The Philippines is having a “hard time” cutting the “unacceptably high” death toll on its roads, the UN General Assembly has been told.
Speaking in New York today (Friday, April 13), Cesar Sarmiento, chairman of the House transportation committee, said the country was struggling to meet the global target of cutting road crash fatalities by half in 2020.
He added that despite ongoing efforts to promote road safety, “the number of road traffic crashes globally remains unacceptably high”.
In the case of the Philippines, he said, “we are also having a hard time meeting the target”.
“As of the end of 2016, road crashes kill an average of 31 people a day and is a major cause of death for our youth. This figure shows a 40 per cent increase in the number of deaths compared to 2006.”
In 2010, the General Assembly adopted a resolution that urged member-states to curb traffic deaths and injuries by at least 50 per cent by 2020.
Despite this plan and a steady stream of policies passed — that are not always widely enforced — road crash fatalities have continued to mount. In 2015, for example, 10,012 people died in road traffic incidents.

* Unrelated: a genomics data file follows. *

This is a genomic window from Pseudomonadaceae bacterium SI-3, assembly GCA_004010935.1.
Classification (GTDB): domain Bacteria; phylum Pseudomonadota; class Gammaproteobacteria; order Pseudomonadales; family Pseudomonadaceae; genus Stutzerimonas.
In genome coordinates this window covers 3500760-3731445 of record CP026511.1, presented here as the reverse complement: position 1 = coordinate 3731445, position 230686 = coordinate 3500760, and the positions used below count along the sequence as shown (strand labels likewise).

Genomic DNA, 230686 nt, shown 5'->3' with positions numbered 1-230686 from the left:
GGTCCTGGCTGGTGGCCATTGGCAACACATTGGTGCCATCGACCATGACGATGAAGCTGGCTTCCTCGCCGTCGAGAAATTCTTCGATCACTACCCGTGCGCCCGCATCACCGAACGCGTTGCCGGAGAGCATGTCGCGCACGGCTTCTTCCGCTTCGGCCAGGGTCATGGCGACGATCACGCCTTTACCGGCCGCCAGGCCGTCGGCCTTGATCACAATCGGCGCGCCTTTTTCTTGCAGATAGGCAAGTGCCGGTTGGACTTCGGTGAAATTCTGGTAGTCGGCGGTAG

Sarmiento said, however, that there was a need to “strengthen our resolve” to meet the global target. He expressed the Philippines’ support for the UN draft resolution on improving global road safety, which was adopted during the same session.
“We take special notice as well of actions cited in the resolution that we believe will address the road safety issue on a cultural level. This is what is needed in the Philippines – to create a culture of road safety among our people,” he added.
Sarmiento also said that stricter law enforcement would “help instil discipline and deter unsafe driving behaviour”.
The most recent fatal collision reported by PLN involved the death of British man James William McGrory. He was killed in a head-on collision when a truck veered into his lane in Davao City earlier this month.